7. Between 8 and 12 million tons of plastic are estimated to enter oceans across the world every year.
(MIT Climate Portal)
Unfortunately, the global pollution rates have risen steadily. Over the last 30 years, plastic production has quadrupled. Unless preventative action is taken to change the course, the amount of pollution in the ocean is set to double by 2030.
How Plastic Pollution Affects Ocean Life
8. One in four fish ingests plastic.
(Wiley Online Library)
Ingesting plastic can painfully damage a fish’s internal organs. Fish also die from starvation because eating plastic isn’t nutritious. Their stomachs fill with toxic waste, and then they perish. At the very least, plastic in the oceans is dangerous to fish on a grand scale because the leakage can leach into their bodies as it breaks down, even if it isn’t directly ingested. These fish may suffer from birth defects and other health problems. Not to mention, humans who eat fish are unconsciously subjected to plastic contaminants in their food.
9. Over 50% of sea turtles have eaten plastic.
(University of Queensland)
The 2015 study examined six main species of sea turtles across the world. They found that over half of them had plastic in their stomach when they died. Plastic can directly kill sea turtles by entangling them in the water where they can’t eat or escape or can puncture their intestines if ingested. The mere presence of plastic in the water subjects turtles to hazardous chemicals that can negatively impact their health.
10. Out of 555 studied species of fish, 386 had ingested plastic.
(Wiley Online Library)
This study shows that unfortunately most fish are attracted to plastic. Some species don’t seem as likely to take the bait, but scientists don’t know why.
How Plastic Pollution Affects Our Lives
11. At the current rate, there will be more plastic than fish by weight by 2050.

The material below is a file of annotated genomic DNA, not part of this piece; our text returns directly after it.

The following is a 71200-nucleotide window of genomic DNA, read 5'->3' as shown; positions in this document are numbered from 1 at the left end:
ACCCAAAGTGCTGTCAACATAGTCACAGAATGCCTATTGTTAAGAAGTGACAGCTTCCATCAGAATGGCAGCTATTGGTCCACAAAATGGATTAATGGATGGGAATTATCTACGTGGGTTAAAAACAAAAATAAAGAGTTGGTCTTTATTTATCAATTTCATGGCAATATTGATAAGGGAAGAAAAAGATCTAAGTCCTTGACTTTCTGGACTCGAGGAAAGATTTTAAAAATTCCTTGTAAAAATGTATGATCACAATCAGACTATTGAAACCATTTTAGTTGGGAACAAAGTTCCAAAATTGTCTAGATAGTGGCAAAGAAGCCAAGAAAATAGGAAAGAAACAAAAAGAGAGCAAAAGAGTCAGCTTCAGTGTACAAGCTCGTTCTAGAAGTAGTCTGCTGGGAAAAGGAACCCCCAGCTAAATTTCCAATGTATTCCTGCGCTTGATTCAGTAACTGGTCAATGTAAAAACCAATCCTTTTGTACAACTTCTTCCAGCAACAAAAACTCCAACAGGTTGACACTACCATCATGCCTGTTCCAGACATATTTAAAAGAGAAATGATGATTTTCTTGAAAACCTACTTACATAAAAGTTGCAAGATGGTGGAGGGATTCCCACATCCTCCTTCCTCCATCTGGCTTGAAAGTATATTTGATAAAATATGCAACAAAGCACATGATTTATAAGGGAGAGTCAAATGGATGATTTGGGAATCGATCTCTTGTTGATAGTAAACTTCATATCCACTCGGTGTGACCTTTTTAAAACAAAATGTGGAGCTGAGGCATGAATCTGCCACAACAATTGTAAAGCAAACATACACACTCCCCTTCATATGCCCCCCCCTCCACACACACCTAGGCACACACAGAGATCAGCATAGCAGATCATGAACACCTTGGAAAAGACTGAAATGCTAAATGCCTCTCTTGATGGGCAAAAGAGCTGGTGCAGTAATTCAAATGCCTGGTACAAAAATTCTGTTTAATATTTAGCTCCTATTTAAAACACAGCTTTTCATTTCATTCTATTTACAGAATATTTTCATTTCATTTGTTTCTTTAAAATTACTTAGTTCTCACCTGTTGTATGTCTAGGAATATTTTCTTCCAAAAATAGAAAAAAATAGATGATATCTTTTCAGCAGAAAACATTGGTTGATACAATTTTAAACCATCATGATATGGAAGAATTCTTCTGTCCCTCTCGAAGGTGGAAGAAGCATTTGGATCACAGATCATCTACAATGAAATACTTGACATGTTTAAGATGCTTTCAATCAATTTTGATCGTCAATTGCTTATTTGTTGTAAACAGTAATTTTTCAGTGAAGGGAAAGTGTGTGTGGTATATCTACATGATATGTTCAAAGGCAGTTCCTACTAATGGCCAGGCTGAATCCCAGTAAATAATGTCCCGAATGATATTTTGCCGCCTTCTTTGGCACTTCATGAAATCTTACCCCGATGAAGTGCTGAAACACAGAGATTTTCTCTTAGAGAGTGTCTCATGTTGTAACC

(World Economic Forum)
More plastic than fish isn’t merely a food shortage issue. Plastic sticks around for a long time, so the WWF warns that such acute ocean pollution is irreversible. If pollution is allowed to get to that point, the fish in the ocean may eventually be gone forever.
12. Single use plastic takes 20-500 years to decompose.
Even if the ocean never saw another bottle touch its water, its pollution problem isn’t going to completely go away for a long time. Single use plastic may take 20-500 years to decompose. For perspective, if American patriots had tossed plastic cups full of tea into Boston Harbor, they’d still be there today.
Frequently Asked Questions About Plastic Bag Pollution
What can we do about plastic bag pollution in our oceans?
We can all make environmentally conscious choices as consumers. Opt for the reusable shopping bag instead of the thin supermarket bags which are apt to blow away. Cotton or linen bags are even better than reusable plastic ones that tend to break easier. Ask for a mug at the coffee shop instead of a disposable plastic or paper cup. Chances are, they might thank you for your efforts, especially since it helps them cut down on costs.
Recycle everything you can and encourage your community to do the same. Research how accessible recycling is in your area. For example, does your local government offer any incentives for recycling or picking up trash in your community? And be sure to cut apart the plastic that holds a six pack together, since this contraption often fatally traps marine life.
Why is it so important to protect our oceans?
We think fish, birds, and sea turtles are cool enough to deserve our protection. Imagine your own pet in a chemical sewer, ensnared in plastic. We wouldn’t want that for our pets, so why do we treat wildlife so harshly?
How long do we have to save the seas?
Plastic has a long life, so unfortunately pollution is more or less a permanent problem. The WWF warns that ocean pollution is set to double by 2030. Even worse, there will be more plastic in the ocean than fish in less than 30 years at the rate we’re going currently. Plastic physically tangles their fins, punctures their internal organs, and causes developmental damage. Basically, plastic is toxic to fish—inside and out. And once fish die off, they aren’t coming back. Not only will we be woefully without some of the world’s most interesting species, a decimation of the fish population will also perpetuate a global food crisis.
Plastic pollution affects every country around the globe and every fish in the sea. It’s estimated that nearly everyone on the planet has plastic pollution in their bodies, even infants in the womb. According to scientists, the time is now to act to stop the flow of trash. If not, we’re looking at a fishless future in an ocean of trash.
Featured Image Credit: Rich Carey, Shutterstock